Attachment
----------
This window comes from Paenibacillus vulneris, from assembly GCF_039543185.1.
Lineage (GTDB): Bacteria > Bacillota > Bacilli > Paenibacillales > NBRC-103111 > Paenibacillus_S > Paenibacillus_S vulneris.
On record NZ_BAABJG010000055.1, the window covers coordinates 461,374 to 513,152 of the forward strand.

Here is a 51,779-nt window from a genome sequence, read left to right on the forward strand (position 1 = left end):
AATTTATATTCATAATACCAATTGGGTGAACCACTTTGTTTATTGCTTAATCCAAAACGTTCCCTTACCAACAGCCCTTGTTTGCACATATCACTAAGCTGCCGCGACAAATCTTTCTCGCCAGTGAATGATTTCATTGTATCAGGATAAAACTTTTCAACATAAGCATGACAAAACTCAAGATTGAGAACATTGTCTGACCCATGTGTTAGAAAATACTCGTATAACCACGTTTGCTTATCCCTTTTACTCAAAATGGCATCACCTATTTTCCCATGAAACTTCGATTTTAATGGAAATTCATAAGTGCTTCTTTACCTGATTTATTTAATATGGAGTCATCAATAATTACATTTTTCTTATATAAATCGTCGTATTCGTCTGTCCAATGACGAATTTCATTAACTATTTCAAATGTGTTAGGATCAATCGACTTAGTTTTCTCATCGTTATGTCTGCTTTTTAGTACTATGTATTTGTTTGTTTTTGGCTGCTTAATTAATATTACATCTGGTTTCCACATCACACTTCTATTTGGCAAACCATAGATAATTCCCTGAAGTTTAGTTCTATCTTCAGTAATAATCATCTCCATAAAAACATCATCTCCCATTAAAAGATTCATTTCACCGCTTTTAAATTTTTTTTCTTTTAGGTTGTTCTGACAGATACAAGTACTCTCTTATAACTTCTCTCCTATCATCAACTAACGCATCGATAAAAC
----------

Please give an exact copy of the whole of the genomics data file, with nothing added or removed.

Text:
This window comes from Paenibacillus vulneris, from assembly GCF_039543185.1.
Lineage (GTDB): Bacteria > Bacillota > Bacilli > Paenibacillales > NBRC-103111 > Paenibacillus_S > Paenibacillus_S vulneris.
On record NZ_BAABJG010000055.1, the window covers coordinates 461,374 to 513,152 of the forward strand.

Here is a 51,779-nt window from a genome sequence, read left to right on the forward strand (position 1 = left end):
AATTTATATTCATAATACCAATTGGGTGAACCACTTTGTTTATTGCTTAATCCAAAACGTTCCCTTACCAACAGCCCTTGTTTGCACATATCACTAAGCTGCCGCGACAAATCTTTCTCGCCAGTGAATGATTTCATTGTATCAGGATAAAACTTTTCAACATAAGCATGACAAAACTCAAGATTGAGAACATTGTCTGACCCATGTGTTAGAAAATACTCGTATAACCACGTTTGCTTATCCCTTTTACTCAAAATGGCATCACCTATTTTCCCATGAAACTTCGATTTTAATGGAAATTCATAAGTGCTTCTTTACCTGATTTATTTAATATGGAGTCATCAATAATTACATTTTTCTTATATAAATCGTCGTATTCGTCTGTCCAATGACGAATTTCATTAACTATTTCAAATGTGTTAGGATCAATCGACTTAGTTTTCTCATCGTTATGTCTGCTTTTTAGTACTATGTATTTGTTTGTTTTTGGCTGCTTAATTAATATTACATCTGGTTTCCACATCACACTTCTATTTGGCAAACCATAGATAATTCCCTGAAGTTTAGTTCTATCTTCAGTAATAATCATCTCCATAAAAACATCATCTCCCATTAAAAGATTCATTTCACCGCTTTTAAATTTTTTTTCTTTTAGGTTGTTCTGACAGATACAAGTACTCTCTTATAACTTCTCTCCTATCATCAACTAACGCATCGATAAAAC